A Guide to Green Car Fuel Types


In the past days, you have just two options regarding buying a car for you i.e. either a petrol-fuelled or a diesel car. But now the situation has been changed and you can come across lots of car types to select from and green cars have contributed in well that may take in electrics, hybrids, fuel cell cars plus bio fuels as well.

You may better understand about green cars and their performance as well by following a guide to green car fuel types

Green car fuel types: petrol cars:

Petrol-powered cars give the simple and general car fuel concept. These cars are quite cheap to buy on the other hand; they emit huge pollution in the form of carbon dioxide in atmosphere and cause to burn non-renewable energy sources. Although there is a broad diversity of green cars available and one may possibly find the cheap as well as less emitting carbon dioxide green car with better mileage per gallon. In this case, you may find your desired green car in small size for instance super-minis.

fuel type petrol cars

Green car fuel types: diesel cars:

As compared to petrol cars, diesel cars are more popular among populace as they emit less carbon dioxide but t the same time while buying a diesel car, you ought to keep in mind that diesel cars may contain other compounds for instance nitrous oxides and particulate matter as well that could be dangerous. But on a whole, diesel cars are preferred over petrol cars because of fewer emissions

Green car fuel types: electric cars:

In 1800s, the well-liked green car concept was found in electric cars because of their restricted range and low top speeds. But in the modern age, these cars are now able with a range of approximately 100 miles and speeds up to 45mph. Electric cars are normally zero-emission vehicles although some sort of emissions may be produced during electricity generation.

Green car fuel types: hybrid cars:

Hybrid cars have hybrid design concept which is a combination of two power sources i.e. an electric motor and a petrol or diesel engine where petrol/diesel engine provides the car with higher speeds and at the same time electric motor works at low speeds. This makes able the car for city driving. Hybrid cars are well liked as compared to petrol or diesel cars as they don’t produce any sort of emission at all because they have electric motors in them.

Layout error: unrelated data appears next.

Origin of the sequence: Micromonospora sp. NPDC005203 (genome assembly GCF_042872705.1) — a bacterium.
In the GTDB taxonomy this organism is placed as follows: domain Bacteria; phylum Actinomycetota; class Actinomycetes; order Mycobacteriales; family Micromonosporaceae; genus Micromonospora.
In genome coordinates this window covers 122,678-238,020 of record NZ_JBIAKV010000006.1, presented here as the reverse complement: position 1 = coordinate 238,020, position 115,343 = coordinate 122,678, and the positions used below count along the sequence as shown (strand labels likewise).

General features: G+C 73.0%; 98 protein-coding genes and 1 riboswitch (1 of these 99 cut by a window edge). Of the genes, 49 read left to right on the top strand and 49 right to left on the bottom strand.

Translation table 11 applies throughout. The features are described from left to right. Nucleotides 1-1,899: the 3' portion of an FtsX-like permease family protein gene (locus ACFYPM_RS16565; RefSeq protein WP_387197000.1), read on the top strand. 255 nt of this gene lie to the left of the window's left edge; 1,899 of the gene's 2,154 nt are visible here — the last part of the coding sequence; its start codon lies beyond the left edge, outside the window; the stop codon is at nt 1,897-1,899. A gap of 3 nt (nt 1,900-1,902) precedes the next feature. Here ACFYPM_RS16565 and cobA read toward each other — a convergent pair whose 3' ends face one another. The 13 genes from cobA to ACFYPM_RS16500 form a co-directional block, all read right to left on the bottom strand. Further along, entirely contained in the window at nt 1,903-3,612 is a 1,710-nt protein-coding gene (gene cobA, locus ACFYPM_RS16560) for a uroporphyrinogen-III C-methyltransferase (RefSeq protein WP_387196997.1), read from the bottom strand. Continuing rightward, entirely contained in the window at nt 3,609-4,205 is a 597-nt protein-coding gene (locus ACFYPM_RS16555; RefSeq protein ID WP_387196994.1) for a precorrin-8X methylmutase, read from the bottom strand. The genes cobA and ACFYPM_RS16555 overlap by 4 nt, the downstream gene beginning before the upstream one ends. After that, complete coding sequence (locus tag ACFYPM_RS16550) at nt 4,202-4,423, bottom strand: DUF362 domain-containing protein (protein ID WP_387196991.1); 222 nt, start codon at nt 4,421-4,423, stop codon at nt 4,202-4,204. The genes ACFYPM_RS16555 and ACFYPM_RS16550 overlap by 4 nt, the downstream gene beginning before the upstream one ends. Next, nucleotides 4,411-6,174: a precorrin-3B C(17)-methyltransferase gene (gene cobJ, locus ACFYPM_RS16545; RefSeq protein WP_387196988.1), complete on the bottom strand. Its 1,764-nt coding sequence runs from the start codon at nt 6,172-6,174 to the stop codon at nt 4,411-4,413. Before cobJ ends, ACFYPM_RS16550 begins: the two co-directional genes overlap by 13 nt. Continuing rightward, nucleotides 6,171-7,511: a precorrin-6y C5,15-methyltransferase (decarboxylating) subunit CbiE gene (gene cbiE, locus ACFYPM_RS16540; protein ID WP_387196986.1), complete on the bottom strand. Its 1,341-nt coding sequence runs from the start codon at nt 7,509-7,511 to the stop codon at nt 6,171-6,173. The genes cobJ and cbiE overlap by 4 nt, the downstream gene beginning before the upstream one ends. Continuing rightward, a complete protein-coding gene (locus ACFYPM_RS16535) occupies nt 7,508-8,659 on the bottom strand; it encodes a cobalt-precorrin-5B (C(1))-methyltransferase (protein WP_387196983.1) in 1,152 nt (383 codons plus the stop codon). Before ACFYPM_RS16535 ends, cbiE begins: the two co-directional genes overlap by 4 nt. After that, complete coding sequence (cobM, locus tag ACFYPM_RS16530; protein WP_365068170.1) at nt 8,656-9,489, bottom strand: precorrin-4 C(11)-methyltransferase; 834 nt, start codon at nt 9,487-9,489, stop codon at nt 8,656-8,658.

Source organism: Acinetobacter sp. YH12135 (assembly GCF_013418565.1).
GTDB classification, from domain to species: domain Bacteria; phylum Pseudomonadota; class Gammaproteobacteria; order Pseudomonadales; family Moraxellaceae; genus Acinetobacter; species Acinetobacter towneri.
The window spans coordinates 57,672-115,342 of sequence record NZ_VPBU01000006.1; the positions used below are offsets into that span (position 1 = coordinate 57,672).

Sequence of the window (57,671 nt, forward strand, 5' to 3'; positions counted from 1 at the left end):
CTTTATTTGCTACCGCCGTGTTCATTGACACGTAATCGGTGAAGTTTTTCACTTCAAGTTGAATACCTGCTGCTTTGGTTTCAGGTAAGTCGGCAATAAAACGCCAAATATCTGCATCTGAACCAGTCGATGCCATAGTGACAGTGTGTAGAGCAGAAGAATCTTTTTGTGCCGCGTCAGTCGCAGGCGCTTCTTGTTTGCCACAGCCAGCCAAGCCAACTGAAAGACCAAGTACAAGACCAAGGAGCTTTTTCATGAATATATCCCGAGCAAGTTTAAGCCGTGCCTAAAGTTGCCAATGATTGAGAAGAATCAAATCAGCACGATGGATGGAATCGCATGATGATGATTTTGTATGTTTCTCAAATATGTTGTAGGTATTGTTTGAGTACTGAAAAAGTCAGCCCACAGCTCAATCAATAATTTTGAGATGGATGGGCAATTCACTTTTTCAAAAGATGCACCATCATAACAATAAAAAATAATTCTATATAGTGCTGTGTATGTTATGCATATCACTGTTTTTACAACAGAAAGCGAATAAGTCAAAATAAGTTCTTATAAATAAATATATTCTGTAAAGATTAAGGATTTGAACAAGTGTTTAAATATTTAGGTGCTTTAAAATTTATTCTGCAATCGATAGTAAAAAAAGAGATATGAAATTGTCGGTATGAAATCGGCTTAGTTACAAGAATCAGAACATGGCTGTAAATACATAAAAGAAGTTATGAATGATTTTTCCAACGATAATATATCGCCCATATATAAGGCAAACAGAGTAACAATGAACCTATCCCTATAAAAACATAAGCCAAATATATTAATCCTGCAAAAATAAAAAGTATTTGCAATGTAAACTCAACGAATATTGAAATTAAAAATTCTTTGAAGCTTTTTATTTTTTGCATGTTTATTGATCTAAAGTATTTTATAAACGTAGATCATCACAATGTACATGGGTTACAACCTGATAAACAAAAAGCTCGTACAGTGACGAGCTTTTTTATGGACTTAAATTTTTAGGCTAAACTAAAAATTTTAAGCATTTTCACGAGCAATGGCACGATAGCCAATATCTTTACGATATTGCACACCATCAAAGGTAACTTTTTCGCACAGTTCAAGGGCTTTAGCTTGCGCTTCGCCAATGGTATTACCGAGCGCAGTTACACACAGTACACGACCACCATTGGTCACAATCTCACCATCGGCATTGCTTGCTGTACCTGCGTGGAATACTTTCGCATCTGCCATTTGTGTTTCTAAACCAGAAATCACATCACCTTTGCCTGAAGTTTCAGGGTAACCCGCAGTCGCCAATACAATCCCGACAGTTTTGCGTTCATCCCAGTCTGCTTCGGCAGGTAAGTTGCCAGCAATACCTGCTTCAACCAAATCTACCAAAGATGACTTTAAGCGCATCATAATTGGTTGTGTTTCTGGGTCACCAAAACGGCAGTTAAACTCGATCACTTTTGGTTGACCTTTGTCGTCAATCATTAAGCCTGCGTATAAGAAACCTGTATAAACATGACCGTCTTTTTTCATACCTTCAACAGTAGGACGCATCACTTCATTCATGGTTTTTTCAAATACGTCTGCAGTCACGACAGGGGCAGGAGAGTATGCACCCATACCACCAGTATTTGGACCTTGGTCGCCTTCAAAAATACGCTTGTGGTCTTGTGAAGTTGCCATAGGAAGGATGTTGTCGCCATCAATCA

Green car fuel types: biofuels:

Generally biofuels falls among one of two categories: biodiesel or ethanol. In this way, Biodiesel gets energy from renewable sources for instance rapeseed or sunflowers and they can be carbon neutral as the emissions emitted are make up for the crop’s growth.

In these days, biofuels are replacing diesel cars but you have be aware and consult with your manufacturer. On the other way, Ethanol cars are also becoming popular as they can be carbon neutral as well and numerous vehicle manufacturers are introducing flexi-fuel vehicles that may run on both ethanol and petrol.

Green car fuel types: LPG:

These days another technology is introduced with Liquefied petroleum gas (LPG) which is made up of propane and butane and employs less CO2 as compared to petrol and fewer particulates and oxides than diesel. LPG conversion is a process through which other vehicles can be modified in LPG vehicles and now obtainable at a mammoth number of filling stations as well.

Green car fuel types: compressed natural gas:

Recently several vehicles have compressed natural gas which is a fossil fuel from underneath the Earth’s surface. It is a greenhouse gas with low carbon dioxide gas.

Compressed natural gas works in the similar way as LPG does as both require an engine conversion so the vehicle can switch between it and petrol.

Green car fuel types: fuel cells:

Numerous vehicle manufacturers are now employing fuel cells in their vehicles which basically rely on electrochemical energy conversion devices which generate energy from an electro-chemical effect. In upcoming days these cars are considered to be the best green car alternative although currently they are available in a limited number with high cost because of ineffective hydrogen production procedures.

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